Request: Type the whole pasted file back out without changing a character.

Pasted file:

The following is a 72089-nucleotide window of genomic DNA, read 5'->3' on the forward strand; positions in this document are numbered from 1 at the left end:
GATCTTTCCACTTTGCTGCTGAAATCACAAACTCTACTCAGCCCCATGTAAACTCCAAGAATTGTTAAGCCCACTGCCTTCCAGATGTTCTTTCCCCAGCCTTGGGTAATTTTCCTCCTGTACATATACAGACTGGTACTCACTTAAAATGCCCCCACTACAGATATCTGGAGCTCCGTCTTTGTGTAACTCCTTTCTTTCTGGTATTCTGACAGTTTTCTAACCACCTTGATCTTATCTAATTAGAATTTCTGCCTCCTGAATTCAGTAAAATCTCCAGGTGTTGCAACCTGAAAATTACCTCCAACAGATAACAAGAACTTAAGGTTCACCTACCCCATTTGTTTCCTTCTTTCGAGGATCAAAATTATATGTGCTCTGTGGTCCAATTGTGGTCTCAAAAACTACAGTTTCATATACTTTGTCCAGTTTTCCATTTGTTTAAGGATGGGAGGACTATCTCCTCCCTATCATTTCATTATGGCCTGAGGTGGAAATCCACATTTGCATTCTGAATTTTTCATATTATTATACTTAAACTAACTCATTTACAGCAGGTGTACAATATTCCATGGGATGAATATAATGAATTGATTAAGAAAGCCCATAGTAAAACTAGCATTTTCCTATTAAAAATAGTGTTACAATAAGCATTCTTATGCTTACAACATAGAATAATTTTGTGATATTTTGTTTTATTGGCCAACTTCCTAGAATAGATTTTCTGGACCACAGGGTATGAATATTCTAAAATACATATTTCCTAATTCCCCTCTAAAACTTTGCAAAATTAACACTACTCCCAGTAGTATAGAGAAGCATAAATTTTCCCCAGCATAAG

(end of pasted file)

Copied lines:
The following is a 72089-nucleotide window of genomic DNA, read 5'->3' on the forward strand; positions in this document are numbered from 1 at the left end:
GATCTTTCCACTTTGCTGCTGAAATCACAAACTCTACTCAGCCCCATGTAAACTCCAAGAATTGTTAAGCCCACTGCCTTCCAGATGTTCTTTCCCCAGCCTTGGGTAATTTTCCTCCTGTACATATACAGACTGGTACTCACTTAAAATGCCCCCACTACAGATATCTGGAGCTCCGTCTTTGTGTAACTCCTTTCTTTCTGGTATTCTGACAGTTTTCTAACCACCTTGATCTTATCTAATTAGAATTTCTGCCTCCTGAATTCAGTAAAATCTCCAGGTGTTGCAACCTGAAAATTACCTCCAACAGATAACAAGAACTTAAGGTTCACCTACCCCATTTGTTTCCTTCTTTCGAGGATCAAAATTATATGTGCTCTGTGGTCCAATTGTGGTCTCAAAAACTACAGTTTCATATACTTTGTCCAGTTTTCCATTTGTTTAAGGATGGGAGGACTATCTCCTCCCTATCATTTCATTATGGCCTGAGGTGGAAATCCACATTTGCATTCTGAATTTTTCATATTATTATACTTAAACTAACTCATTTACAGCAGGTGTACAATATTCCATGGGATGAATATAATGAATTGATTAAGAAAGCCCATAGTAAAACTAGCATTTTCCTATTAAAAATAGTGTTACAATAAGCATTCTTATGCTTACAACATAGAATAATTTTGTGATATTTTGTTTTATTGGCCAACTTCCTAGAATAGATTTTCTGGACCACAGGGTATGAATATTCTAAAATACATATTTCCTAATTCCCCTCTAAAACTTTGCAAAATTAACACTACTCCCAGTAGTATAGAGAAGCATAAATTTTCCCCAGCATAAG